It was challenging to leave my job because of the value that I placed on what I was doing. —LaDawn Stone
When she turned in a job application, Nichole Whiting always knew what the job entailed. The exception is her current position: Stay-at-home mom, which many feel isn't work at all. It has been, she said, the most rewarding and challenging of positions.
The New York City woman has come to view being a mom as a profession. She looks at her day and its productivity and output, what she accomplished and what her goals are, both short-term and long-term. Like any job she's ever thrived in, it requires networking, sharpening all her skills, doing research. And her college degree and previous jobs all help her in her efforts to be the best mom she can and to help her children mature and thrive.
In 2010, 5 million women stayed home to raise their offspring in the United States, down from 5.6 million in 2008 and nearly half the number from 1969, according to the U.S. Census Bureau. In 2010, there were also 154,000 stay-at-home dads. They are the minority. The U.S. Bureau of Labor Statistics said in late April that 70.6 percent of all mothers with children under age 18 were working or looking for work in 2011. That overall percentage includes the nearly 64 percent of women with a child under 6 and the 76 percent of working moms whose youngest child was at least 7. The bureau said there are nearly 778,000 day care providers that serve those families.
Who the stay-at-home moms are is a question with renewed interest after Democratic strategist Hilary Rosen took a snipe at Ann Romney, wife of GOP presidential hopeful Mitt Romney, saying she "never worked a day in her life." She later apologized. But the implication that staying home is solely the prerogative of those wealthy enough to afford the "luxury" is not the demographic truth. Most stay-at-home moms are actually younger, less-educated women with lower incomes than in the past. Census data shows 44 percent of them are younger than 35, compared to 38 percent of working moms; 65 percent of those who stay home with kids under 18 are in households earning less than $75,000 a year. More are also likely to be Hispanic than in the past. The bureau said 19 percent of stay-at-home moms have not completed high school, while only 7 percent of those in the workforce are drop outs.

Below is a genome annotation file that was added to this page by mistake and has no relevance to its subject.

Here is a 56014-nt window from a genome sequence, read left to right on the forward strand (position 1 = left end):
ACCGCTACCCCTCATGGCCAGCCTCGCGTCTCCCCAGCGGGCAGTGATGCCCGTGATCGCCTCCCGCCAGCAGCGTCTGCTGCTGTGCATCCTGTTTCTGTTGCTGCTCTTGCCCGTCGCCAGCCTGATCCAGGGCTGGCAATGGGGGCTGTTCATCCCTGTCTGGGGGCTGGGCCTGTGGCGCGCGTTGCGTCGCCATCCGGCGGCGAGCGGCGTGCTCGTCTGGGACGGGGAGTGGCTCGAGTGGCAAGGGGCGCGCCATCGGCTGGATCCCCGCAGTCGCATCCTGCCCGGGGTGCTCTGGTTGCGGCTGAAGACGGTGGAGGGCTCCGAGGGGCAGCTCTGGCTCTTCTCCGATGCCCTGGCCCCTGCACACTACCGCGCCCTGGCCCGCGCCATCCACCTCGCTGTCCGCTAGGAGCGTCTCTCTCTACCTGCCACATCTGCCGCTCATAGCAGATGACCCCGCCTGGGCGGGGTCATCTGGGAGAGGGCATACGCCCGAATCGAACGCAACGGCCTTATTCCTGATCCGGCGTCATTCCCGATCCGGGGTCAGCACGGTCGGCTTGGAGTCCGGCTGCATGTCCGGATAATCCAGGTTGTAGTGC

Since jobs are sometimes valued solely for their monetary yield, it's no surprise the dollar value of running a household and raising a family full-time is debated. The calculation can be disparaging or romanticized, depending on who does the math. This year, when Salary.com looked at all the jobs that moms do and what each would cost in the work world if you hired someone, it said a stay-at-home mom's work is worth $112,962 a year, down from the $138,094 of five years ago. The recession has brought pay cuts in some of the jobs moms do: driver, cook, babysitter, janitor, housekeeper, etc. Salary.com also estimated she works about 94 hours a week.
Meeting some stay-at-home moms
Women choose to work outside or stay home with the kids for many reasons. Sometimes, it's pure economics: Women who have low education attainment may not land jobs that pay enough to cover the costs of working, such as day care, transportation and clothing. Business Insider magazine recently noted day care in some states is more expensive than college tuition and board. In some families, there's no financial way mom could stay home, even if she wanted to; the family needs her paycheck. Other families may make financial sacrifice as moms give up earnings because they believe that staying home with the kids is right for their families. The Deseret News interviewed numerous stay-at-home moms to learn what drove their decision and the challenges and rewards they found.
"There are a hundred — maybe even a thousand — good ways to raise a family. It's how you grew up, your aspirations, your finances. If you have the option to work or not to work, it boils down" to what you believe your family needs, said LaDawn Stone, mom of four sons.
Casualene Meyer of Madison, S.D., said she and her husband Ken initially thought they had to have her income as an adjunct instructor, too, but when she did the math, she found they were spending lots on child care and other expenses and they could make adjustments so she could stay home with their seven kids.
Still, it's more complex than just money. Experts agree there are many reasons women choose to work or to stay at home with the kids. Dr. Melinda Morrill, lead researcher on a North Carolina State University study, cautioned against making assumptions and noted that "a mother's decision to work could reflect underlying (and unobserved) ability, skills or preferences, so that a mother that works may be different in important ways from a mother that does not work."